Have you ever felt burning when urinating, a strong urge to urinate, itching or irritation in the vagina, or changes in the color of your vaginal discharge after having sex? Relax! Although we know it is a rather uncomfortable and painful situation, you are not exempt from Urinary tract infections (UTIs).
These infections occur due to vaginal and vulvar irritation when the friction produced by penetration irritates the entrance of the vagina and the labia minora while there is less lubrication.
Also, remember that the urethra (the urine outlet tube) in women is relatively small and short, making it easy for any type of bacteria to enter the bladder and cause UTIs.
Fact: Urinary tract infections are a global health problem, with a 9:1 ratio of women to men.
There is no need to stop having sex to prevent UTIs, just as there is no magic formula for this to stop happening for good. But here at Adira, we tell you some tips to keep in mind when having sex and thereby reduce the risk of contracting any of these infections:
Use a condom: in addition to protecting us from unwanted pregnancies and some kind of STI, condoms prevent an imbalance in the vaginal PH: Normally, the pH of semen is 7, while that of the vagina is between 3.8 and 4.5. By using a condom, we can prevent the entry of semen into the vaginal flora.
Always pee after sex: the risk of UTIs decreases enormously when we expel any type of bacteria through urine, which, as we explained above, is very easy to enter through the urethra.
Drink cranberry juice: contrary to popular belief, the properties of cranberry do not "kill" the infection. Still, its components help prevent bacteria from adhering to the surface of the urinary tract.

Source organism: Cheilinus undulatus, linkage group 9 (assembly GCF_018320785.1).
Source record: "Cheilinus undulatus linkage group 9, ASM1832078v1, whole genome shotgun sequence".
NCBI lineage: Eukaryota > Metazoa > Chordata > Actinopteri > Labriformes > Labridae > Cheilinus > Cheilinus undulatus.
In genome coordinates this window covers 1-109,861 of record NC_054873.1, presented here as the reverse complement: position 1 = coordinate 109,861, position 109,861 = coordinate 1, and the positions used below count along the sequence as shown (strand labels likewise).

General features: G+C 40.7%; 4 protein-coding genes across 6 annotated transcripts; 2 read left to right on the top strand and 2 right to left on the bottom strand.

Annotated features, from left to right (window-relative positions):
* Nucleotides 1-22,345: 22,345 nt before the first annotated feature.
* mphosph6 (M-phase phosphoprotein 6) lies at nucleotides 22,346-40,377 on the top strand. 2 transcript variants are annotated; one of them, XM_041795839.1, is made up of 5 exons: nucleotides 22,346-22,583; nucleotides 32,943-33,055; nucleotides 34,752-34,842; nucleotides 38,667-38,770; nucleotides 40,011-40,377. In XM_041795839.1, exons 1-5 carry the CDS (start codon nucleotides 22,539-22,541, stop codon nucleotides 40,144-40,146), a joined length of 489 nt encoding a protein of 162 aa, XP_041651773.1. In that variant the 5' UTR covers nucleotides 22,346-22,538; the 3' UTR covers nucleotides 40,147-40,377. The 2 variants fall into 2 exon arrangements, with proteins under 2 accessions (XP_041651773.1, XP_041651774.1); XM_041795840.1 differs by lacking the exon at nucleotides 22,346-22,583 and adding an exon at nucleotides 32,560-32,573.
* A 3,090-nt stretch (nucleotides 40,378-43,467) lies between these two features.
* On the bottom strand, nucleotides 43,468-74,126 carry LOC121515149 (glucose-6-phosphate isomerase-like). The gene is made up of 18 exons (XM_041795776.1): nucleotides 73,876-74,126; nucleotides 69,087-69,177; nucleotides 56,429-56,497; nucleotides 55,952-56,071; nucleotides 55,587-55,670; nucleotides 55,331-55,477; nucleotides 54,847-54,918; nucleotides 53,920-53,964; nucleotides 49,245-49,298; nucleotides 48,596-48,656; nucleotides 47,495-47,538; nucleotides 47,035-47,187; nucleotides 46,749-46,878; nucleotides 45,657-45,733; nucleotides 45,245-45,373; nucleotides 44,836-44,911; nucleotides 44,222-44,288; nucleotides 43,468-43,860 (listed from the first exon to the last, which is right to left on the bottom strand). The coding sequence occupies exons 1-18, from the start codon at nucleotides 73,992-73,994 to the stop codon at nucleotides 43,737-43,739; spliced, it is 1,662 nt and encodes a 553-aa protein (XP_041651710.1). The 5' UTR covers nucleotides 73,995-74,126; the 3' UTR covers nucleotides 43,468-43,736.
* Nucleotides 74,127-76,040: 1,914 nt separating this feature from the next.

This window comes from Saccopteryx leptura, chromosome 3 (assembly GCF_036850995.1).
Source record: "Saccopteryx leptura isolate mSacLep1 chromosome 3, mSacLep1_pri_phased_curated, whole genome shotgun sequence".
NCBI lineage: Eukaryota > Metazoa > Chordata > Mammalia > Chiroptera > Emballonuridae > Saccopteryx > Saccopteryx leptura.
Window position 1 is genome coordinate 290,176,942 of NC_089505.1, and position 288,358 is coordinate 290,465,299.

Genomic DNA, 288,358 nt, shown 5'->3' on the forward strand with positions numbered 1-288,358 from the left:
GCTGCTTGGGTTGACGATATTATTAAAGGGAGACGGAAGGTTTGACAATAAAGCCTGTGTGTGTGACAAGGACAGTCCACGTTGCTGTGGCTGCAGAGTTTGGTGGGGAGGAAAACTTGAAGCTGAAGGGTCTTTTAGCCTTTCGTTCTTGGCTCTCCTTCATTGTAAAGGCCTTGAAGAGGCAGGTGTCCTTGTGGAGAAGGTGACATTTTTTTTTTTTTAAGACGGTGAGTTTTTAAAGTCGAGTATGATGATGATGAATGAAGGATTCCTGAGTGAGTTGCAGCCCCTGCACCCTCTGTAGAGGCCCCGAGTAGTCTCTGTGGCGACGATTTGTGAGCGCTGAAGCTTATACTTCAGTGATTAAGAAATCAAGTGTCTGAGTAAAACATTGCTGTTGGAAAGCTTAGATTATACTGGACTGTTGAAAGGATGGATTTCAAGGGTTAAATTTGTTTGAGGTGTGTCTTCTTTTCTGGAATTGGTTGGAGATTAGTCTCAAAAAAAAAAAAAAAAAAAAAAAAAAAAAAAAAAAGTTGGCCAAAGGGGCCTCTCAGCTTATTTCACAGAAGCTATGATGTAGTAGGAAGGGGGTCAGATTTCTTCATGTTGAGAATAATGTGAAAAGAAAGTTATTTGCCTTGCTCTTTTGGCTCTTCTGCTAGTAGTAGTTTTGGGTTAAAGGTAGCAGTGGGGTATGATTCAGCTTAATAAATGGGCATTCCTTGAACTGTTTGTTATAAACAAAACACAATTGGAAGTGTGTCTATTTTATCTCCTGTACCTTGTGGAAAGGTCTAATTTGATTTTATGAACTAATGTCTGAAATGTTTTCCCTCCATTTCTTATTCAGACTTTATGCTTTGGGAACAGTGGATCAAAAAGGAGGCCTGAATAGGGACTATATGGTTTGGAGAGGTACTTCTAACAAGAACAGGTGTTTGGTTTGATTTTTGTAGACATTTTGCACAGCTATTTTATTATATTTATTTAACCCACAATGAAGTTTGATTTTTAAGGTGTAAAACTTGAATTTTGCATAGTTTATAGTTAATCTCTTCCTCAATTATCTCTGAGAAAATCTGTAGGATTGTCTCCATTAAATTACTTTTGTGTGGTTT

Make sure you are using a suitable lube: today, there is a wide variety of lubes to stimulate and increase pleasure during sexual intercourse, but many of these components, such as glycerin, parabens, essences, and flavors, can alter or unbalance vaginal pH. We recommend water-based lubricants.
Clean your sex toys: Remember that unclean sexual toys can potentially cause vaginosis or a urinary tract infection if an overgrowth of bacteria occurs. Read more at https://www.everydayhealth.com/urinary-tract-infections/the-link-between-utis-and-sex.aspx
Stay hydrated: an extra glass of water after intercourse can help you help rid your urinary tract of unwanted bacteria.
Avoid vaginal douches, sprays, or powders.
Avoid having sex again while you have any discomfort or infection, as it would simply make the situation worse.
Important: if the discomfort persists, consult your doctor. You may be prescribed antibiotics to treat the infection.
Remember that Adira is an app created not only to keep track of your period but also to empower women to take control of their health and well-being. Adira is now available for iOS and Google PlayStore.